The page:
The official language in the British Virgin Islands is English. It exists alongside the Virgin Island Creole which itself is based on the English language. It is referred to as a dialect by the locals as they consider it a variant of English rather than a proper creole language.
As it happens when a creole language and its lexifier, a post-creole continuum has developed. Within this continuum, Standard English exists on one end with the most basic and raw version of the creole on the other end - in the British Virgin Islands, this is mostly spoken by the older generation. In between the two extremes, there are speech variations, with the younger generations using one that is closer to English. Most residents can navigate this continuum effortlessly thus making it difficult to substantiate the number of people who speak either language. However, English can be spoken by over 75% of the population.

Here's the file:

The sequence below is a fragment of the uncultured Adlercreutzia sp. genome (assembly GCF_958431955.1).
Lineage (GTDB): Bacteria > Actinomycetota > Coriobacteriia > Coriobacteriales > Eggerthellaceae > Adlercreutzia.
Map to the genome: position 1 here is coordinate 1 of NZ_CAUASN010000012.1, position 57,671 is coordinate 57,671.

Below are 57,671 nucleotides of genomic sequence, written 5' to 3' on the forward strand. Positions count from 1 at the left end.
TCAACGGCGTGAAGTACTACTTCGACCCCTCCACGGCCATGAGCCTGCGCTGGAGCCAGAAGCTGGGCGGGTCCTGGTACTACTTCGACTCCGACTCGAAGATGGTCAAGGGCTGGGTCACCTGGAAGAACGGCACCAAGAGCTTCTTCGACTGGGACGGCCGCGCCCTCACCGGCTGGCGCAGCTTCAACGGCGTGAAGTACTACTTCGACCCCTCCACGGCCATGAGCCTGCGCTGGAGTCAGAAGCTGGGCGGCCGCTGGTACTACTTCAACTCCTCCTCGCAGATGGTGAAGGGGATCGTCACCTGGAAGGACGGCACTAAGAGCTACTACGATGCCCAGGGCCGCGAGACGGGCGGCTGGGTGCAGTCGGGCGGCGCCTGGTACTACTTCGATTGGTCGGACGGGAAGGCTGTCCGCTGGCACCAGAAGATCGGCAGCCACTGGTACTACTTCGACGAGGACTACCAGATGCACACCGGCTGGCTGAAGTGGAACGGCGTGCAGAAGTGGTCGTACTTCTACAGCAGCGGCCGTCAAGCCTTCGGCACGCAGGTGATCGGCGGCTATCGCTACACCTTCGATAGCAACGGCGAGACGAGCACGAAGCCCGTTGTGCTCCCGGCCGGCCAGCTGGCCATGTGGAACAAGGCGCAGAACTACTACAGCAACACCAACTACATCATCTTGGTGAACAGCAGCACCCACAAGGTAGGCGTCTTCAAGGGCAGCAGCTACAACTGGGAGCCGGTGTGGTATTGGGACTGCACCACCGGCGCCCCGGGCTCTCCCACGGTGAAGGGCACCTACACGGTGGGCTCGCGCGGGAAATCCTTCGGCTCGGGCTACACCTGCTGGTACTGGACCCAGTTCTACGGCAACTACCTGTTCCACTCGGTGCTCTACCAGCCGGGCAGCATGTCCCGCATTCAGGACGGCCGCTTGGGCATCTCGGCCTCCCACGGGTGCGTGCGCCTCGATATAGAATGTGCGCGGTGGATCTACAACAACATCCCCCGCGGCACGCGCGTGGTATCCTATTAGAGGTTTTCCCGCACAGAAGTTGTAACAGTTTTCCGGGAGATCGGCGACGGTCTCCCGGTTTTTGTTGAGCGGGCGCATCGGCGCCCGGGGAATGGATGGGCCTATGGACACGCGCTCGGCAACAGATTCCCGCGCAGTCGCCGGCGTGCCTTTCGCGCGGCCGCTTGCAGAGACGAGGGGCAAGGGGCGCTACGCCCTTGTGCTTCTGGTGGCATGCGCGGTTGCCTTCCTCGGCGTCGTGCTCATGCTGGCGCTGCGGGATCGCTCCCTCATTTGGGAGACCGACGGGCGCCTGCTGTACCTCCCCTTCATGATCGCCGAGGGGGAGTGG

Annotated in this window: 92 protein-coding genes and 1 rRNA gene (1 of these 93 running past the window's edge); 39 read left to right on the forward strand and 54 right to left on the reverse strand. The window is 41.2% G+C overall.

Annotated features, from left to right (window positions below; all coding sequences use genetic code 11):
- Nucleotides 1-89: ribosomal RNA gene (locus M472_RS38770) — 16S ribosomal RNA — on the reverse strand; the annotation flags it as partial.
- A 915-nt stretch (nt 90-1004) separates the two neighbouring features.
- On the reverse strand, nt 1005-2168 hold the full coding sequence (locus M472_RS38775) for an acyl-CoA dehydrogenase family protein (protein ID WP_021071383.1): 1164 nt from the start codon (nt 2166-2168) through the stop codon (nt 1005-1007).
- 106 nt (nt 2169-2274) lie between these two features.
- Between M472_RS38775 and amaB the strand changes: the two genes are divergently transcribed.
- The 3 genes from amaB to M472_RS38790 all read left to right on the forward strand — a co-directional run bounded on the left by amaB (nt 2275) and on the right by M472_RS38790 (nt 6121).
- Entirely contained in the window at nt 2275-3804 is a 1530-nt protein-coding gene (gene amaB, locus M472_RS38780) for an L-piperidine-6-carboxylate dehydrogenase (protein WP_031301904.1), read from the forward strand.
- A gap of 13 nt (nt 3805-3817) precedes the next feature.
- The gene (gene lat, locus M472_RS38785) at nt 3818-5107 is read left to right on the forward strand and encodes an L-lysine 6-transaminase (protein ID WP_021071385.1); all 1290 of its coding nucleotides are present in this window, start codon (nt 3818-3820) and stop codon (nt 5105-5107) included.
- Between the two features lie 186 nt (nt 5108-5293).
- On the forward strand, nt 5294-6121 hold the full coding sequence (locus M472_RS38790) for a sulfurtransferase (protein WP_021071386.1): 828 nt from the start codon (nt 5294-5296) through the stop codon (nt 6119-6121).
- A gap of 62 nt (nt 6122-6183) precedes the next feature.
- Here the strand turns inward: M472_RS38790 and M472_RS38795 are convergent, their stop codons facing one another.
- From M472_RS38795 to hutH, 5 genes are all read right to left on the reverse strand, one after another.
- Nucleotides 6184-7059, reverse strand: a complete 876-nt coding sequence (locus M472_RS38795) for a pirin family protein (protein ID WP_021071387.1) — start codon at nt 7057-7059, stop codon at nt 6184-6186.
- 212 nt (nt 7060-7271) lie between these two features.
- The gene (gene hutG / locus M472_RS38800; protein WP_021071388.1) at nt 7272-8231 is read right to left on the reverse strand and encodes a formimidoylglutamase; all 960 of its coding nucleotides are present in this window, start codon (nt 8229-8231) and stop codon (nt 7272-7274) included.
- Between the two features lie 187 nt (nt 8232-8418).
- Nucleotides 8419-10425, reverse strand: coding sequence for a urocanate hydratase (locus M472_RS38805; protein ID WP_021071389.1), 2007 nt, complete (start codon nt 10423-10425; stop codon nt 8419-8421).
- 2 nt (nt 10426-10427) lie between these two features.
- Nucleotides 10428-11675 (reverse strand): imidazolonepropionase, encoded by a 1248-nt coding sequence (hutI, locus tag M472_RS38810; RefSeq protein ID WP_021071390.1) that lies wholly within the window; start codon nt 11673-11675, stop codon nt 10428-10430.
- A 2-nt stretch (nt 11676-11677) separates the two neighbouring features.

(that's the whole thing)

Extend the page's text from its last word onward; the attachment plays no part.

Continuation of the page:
The Virgin Island creole does not have standard spelling as it is mostly a spoken language. However, communicating through creole over social media is becoming more and more common.
Other languages spoken in the British Virgin Islands are French as well as a French-based creole, Spanish, some Asian languages and some Indo-European languages. This is in large part due to the fact that a significant proportion of the workforce comes from outside the country. In 2004, this foreign workforce added up to 50% of the population.
This page was last modified on May 1st, 2018
More on Graphicmaps
Published on 2019-01-21
What Does a Cartographer Do?
Published on 2019-01-17
What is a Thematic Map?
Published on 2019-01-16
What is a Climate Map?
Published on 2019-01-15
What is a Topographic Map?
Published on 2019-01-14
What Are the Different Types of Maps?
Published on 2019-01-10